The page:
Protein dynamics in individual human cells: Experiment and theory

Ariel Aharon Cohen, Tomer Kalisky, Avi Mayo, Naama Geva-Zatorsky, Tamar Danon, Irina Issaeva, Ronen Benjamine Kopito, Natalie Perzov, Ron Milo, Alex Sigal, Uri Alon

Research output: Contribution to journalArticlepeer-review

53 Scopus citations


A current challenge in biology is to understand the dynamics of protein circuits in living human cells. Can one define and test equations for the dynamics and variability of a protein over time? Here, we address this experimentally and theoretically, by means of accurate time-resolved measurements of endogenously tagged proteins in individual human cells. As a model system, we choose three stable proteins displaying cell-cycle-dependant dynamics. We find that protein accumulation with time per cell is quadratic for proteins with long mRNA life times and approximately linear for a protein with short mRNA lifetime. Both behaviors correspond to a classical model of transcription and translation. A stochastic model, in which genes slowly switch between ON and OFF states, captures measured cell-cell variability. The data suggests, in accordance with the model, that switching to the gene ON state is exponentially distributed and that the cell-cell distribution of protein levels can be approximated by a Gamma distribution throughout the cell cycle. These results suggest that relatively simple models may describe protein dynamics in individual human cells.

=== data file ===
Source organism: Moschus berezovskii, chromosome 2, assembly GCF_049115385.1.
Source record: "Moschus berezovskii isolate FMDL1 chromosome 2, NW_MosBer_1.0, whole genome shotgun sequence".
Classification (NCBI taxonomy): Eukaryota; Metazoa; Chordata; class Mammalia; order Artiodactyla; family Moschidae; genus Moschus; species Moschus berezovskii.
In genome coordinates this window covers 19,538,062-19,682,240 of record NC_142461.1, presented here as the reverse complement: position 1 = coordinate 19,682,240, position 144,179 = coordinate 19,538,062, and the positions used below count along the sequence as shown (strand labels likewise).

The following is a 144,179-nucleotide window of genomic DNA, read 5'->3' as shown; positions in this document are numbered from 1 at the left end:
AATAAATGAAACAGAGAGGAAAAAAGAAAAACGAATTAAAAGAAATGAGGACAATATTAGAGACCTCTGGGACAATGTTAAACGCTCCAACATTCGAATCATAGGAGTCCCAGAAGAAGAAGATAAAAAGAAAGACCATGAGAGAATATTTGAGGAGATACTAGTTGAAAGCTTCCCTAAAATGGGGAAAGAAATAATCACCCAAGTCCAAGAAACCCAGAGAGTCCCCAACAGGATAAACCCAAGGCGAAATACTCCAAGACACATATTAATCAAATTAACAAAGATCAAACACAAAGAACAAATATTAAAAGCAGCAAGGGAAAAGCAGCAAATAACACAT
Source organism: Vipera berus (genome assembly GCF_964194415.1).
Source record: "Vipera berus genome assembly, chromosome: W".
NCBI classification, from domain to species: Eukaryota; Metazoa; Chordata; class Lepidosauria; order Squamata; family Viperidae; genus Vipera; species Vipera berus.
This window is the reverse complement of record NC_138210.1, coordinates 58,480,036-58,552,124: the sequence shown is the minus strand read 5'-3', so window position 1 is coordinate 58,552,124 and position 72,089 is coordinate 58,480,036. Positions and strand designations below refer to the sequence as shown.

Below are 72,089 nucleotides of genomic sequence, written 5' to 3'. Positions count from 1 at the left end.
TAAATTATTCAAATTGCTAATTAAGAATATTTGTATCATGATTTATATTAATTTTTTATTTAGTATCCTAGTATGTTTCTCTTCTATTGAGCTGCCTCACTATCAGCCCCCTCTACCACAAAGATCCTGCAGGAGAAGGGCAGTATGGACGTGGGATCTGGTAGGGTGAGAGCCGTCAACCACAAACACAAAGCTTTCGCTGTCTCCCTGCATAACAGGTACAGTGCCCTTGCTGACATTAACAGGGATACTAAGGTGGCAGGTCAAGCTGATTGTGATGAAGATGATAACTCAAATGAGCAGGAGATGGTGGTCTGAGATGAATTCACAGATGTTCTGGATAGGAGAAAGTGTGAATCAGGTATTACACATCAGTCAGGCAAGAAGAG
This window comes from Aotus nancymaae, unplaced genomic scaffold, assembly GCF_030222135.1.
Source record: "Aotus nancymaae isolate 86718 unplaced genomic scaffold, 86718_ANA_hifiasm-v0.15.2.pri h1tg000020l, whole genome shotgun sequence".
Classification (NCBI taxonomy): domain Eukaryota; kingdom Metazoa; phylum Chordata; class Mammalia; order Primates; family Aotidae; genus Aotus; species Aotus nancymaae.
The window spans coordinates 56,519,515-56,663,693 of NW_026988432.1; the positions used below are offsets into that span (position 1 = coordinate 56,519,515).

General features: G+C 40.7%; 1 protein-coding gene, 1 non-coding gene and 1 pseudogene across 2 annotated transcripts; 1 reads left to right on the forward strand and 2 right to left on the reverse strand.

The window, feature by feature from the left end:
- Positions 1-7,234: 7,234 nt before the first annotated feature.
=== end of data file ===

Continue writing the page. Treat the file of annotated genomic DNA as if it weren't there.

Original languageEnglish
Article numbere4901
JournalPLoS ONE
Issue number4
StatePublished - 17 Apr 2009
Externally publishedYes

Bibliographical note

Funding Information:
We thank the Kahn Family Foundation and the Israel Science Foundation for support. We thank Michael Elbaum and his lab for discussions and assistance with the calibration of fluorescence levels.


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